We hope you can join us at Ozwater for the WSAA and AWA Policy Stream on Wednesday 8 May 2019. Sessions will include Water for Heath and Wellbeing, Water for Growth and Working Towards the Sustainable Development Goals - meeting Goal 6 in indigenous communities.
Session 1: Water for health and well being
10.45am – 12.15pm
In the realm of public policy debates, there has never been a more important time to achieve the right balance between transport, water, energy and waste infrastructure and services in the urban environment as all Australian cities and many regional centres start planning for unprecedented growth.
This session will start by establishing the case for water centric urban form and the benefits it can deliver. While investing in urban water to create liveable cities delivers ongoing benefits to people’s health, there has not been proof - until now. Landmark work by Frontier Economics for WSAA quantifies the health benefits to the community from investing in water to create liveable cities. Other work by the Greater Sydney Commission and various other state government agencies have demonstrated wider economic benefits of new approaches to integrated water cycle management.
As well as an overview of that work we will hear case studies from water utilities on their liveability efforts and the associated health and social outcomes. There will also be a question and answer time with the Panel.
Presenters and panellists:
- Rod Simpson, Environment Commissioner, Greater Sydney Commission
- Tracey Slatter, Managing Director, Barwon Water
- Hannah Pexton, Manager Land and Collaborative Planning, Melbourne Water
- Mike Woolston, Economist, Frontier Economics
Facilitators: Stuart Wilson, Deputy Executive Director, WSAA and Greg Ryan, Manager Utility Excellence, WSAA.
Session 2: Water for growth
1.15pm – 3.15pm
The health and environment benefits to the community from investing in water to ensure our growing cities are liveable are becoming clear and the evidence is growing. This session will look at moving from in-principle acceptance of these benefits to on-ground action and ask:
- What is impacting our ability to get projects off the ground that will provide long term health and liveability benefits?
- What does the customer want and who pays?
- What is the role of developers?
- What are the new innovative partnerships that are needed and how will they work?
Tackling the growth conundrum, in this session we'll take a look at what institutional, regulatory, planning and pricing arrangements will be needed for the future to deliver liveable and resilient cities and communities. Importantly we will also hear about the view of the customer and research around their willingness to pay for liveability. The session will be based around a panel and include a question and answer session and world café style table discussions.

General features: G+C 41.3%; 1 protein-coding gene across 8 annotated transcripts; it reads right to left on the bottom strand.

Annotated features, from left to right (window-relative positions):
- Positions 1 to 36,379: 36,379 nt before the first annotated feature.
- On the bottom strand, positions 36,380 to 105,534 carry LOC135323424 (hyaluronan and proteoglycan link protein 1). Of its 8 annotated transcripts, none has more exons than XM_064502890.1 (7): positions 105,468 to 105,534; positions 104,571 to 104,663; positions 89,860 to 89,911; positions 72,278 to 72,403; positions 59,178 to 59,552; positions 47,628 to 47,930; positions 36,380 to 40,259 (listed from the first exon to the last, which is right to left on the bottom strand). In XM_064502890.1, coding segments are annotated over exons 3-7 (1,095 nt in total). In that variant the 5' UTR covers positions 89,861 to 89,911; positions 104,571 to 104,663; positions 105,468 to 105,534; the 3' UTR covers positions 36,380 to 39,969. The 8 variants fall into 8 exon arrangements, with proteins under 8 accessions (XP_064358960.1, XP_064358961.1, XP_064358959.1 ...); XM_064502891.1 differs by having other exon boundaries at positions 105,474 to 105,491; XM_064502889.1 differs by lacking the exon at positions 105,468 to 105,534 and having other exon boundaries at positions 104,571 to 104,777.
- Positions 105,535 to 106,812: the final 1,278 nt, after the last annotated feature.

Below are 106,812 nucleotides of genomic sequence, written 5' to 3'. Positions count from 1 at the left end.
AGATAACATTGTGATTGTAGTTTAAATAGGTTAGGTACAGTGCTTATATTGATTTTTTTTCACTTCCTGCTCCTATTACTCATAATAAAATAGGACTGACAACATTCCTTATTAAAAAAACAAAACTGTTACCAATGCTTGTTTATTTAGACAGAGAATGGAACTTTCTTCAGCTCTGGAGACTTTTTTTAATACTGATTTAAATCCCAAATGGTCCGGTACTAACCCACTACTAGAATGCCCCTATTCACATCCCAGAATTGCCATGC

- Dr Jane Doolan, Commissioner, Productivity Commission
- Jim Bentley, Managing Director, Hunter Water
- Louise Dudley, Chief Executive Officer, Queensland Urban Utilities
- Rachel Dapiran, Executive Director Planning, Infrastructure & Technical, Victorian Planning Authority
Facilitators: Stuart Wilson, Deputy Executive Director, WSAA and Ben Furmage, Chief Operating and Finance Officer, CRC for Water Sensitive Cities
Session 3: Working towards the Sustainable Development Goals (SDGs) - meeting Goal 6 in indigenous communities
4.00pm – 5.30pm
The UN Sustainable Development Goals are a blueprint for a better future. In the delivery of Goal 6 (clean water and sanitation) one challenge is the provision of water and wastewater services to remote indigenous communities.
University of Queensland, together with Institute for Sustainable Futures and Griffith University has just completed work for WSAA that outlines the challenges and needs for improved and sustainable water and sewerage service outcomes for these communities. This session will also cover the development of Reconciliation Action Plans by Yarra Valley Water and case studies in working with Traditional Owners and community groups to create opportunities and two-way capacity building. In addition we will hear about plans in Western Australia for Water Corporation to take on provision of services to three indigenous communities. There is also great work being done overseas through WaterAid that links closely to the challenges in remote and indigenous communities.
Presenters and panellists:
- Pat McCafferty, Managing Director, Yarra Valley Water
- Pat Donovan, Chief Executive Officer, Water Corporation
- Nina Braid, Aboriginal Partnerships & Business Development Manager, Yarra Valley Water
- Dr Nina Hall, Lecturer, University of Queensland, Dr Kumi Abeysuriya, Institute for Sustainable Futures and Melissa Jackson, Griffith University
- Rosie Wheen, Chief Executive, WaterAid
Facilitator: Stuart Wilson, Deputy Executive Director, WSAA
WSAA will also be facilitating a workshop on Industry collaboration to increase innovation for pipe rehabilitation on Tuesday 7 May from 4.00-5.30pm and a session with KPMG on the customer of the future in the urban water industry on the same day as part of Stream 6 (engaging and working with customers). This presentation will include a deep dive into The Customer of the Future Paper was released last year and helps answer questions like:
- Who will our future customers be?
- What trends and disruptors are we seeing across the country?
- What will that mean for the water sector?
The presentation will identify focus areas and potential actions for water utilities to explore to prepare for changes in the future.
Ozwater'19 will be held in Melbourne from the 7-9 May 2019. For more information visit the Ozwater website.